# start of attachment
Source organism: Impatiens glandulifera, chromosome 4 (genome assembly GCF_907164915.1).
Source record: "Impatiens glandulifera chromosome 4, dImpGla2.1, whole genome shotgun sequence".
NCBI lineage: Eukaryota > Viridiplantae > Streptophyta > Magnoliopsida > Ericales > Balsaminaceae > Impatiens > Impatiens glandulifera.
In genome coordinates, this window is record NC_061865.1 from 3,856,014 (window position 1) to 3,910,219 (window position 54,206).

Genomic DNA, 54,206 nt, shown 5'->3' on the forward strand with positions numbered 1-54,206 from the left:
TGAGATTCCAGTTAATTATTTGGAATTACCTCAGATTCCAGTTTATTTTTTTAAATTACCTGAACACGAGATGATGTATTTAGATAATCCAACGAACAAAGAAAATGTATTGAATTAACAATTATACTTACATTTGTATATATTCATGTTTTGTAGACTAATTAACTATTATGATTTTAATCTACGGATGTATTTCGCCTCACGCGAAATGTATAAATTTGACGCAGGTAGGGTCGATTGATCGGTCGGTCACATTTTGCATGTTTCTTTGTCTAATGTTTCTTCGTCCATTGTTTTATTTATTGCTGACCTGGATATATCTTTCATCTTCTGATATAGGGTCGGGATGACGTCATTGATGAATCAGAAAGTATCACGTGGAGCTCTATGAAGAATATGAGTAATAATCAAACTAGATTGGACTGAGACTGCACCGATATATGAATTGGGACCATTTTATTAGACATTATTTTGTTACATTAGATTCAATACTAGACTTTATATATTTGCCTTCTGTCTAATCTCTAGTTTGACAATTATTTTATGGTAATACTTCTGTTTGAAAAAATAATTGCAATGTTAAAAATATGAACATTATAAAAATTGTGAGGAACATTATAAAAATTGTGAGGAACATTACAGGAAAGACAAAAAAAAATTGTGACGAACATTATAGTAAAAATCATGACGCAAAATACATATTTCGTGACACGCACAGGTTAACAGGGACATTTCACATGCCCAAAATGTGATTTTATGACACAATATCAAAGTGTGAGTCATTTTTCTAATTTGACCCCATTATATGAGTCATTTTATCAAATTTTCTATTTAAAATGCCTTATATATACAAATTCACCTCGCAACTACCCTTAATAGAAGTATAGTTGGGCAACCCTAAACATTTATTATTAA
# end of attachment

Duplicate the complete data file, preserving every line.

Source organism: Impatiens glandulifera, chromosome 4 (genome assembly GCF_907164915.1).
Source record: "Impatiens glandulifera chromosome 4, dImpGla2.1, whole genome shotgun sequence".
NCBI lineage: Eukaryota > Viridiplantae > Streptophyta > Magnoliopsida > Ericales > Balsaminaceae > Impatiens > Impatiens glandulifera.
In genome coordinates, this window is record NC_061865.1 from 3,856,014 (window position 1) to 3,910,219 (window position 54,206).

Genomic DNA, 54,206 nt, shown 5'->3' on the forward strand with positions numbered 1-54,206 from the left:
TGAGATTCCAGTTAATTATTTGGAATTACCTCAGATTCCAGTTTATTTTTTTAAATTACCTGAACACGAGATGATGTATTTAGATAATCCAACGAACAAAGAAAATGTATTGAATTAACAATTATACTTACATTTGTATATATTCATGTTTTGTAGACTAATTAACTATTATGATTTTAATCTACGGATGTATTTCGCCTCACGCGAAATGTATAAATTTGACGCAGGTAGGGTCGATTGATCGGTCGGTCACATTTTGCATGTTTCTTTGTCTAATGTTTCTTCGTCCATTGTTTTATTTATTGCTGACCTGGATATATCTTTCATCTTCTGATATAGGGTCGGGATGACGTCATTGATGAATCAGAAAGTATCACGTGGAGCTCTATGAAGAATATGAGTAATAATCAAACTAGATTGGACTGAGACTGCACCGATATATGAATTGGGACCATTTTATTAGACATTATTTTGTTACATTAGATTCAATACTAGACTTTATATATTTGCCTTCTGTCTAATCTCTAGTTTGACAATTATTTTATGGTAATACTTCTGTTTGAAAAAATAATTGCAATGTTAAAAATATGAACATTATAAAAATTGTGAGGAACATTATAAAAATTGTGAGGAACATTACAGGAAAGACAAAAAAAAATTGTGACGAACATTATAGTAAAAATCATGACGCAAAATACATATTTCGTGACACGCACAGGTTAACAGGGACATTTCACATGCCCAAAATGTGATTTTATGACACAATATCAAAGTGTGAGTCATTTTTCTAATTTGACCCCATTATATGAGTCATTTTATCAAATTTTCTATTTAAAATGCCTTATATATACAAATTCACCTCGCAACTACCCTTAATAGAAGTATAGTTGGGCAACCCTAAACATTTATTATTAA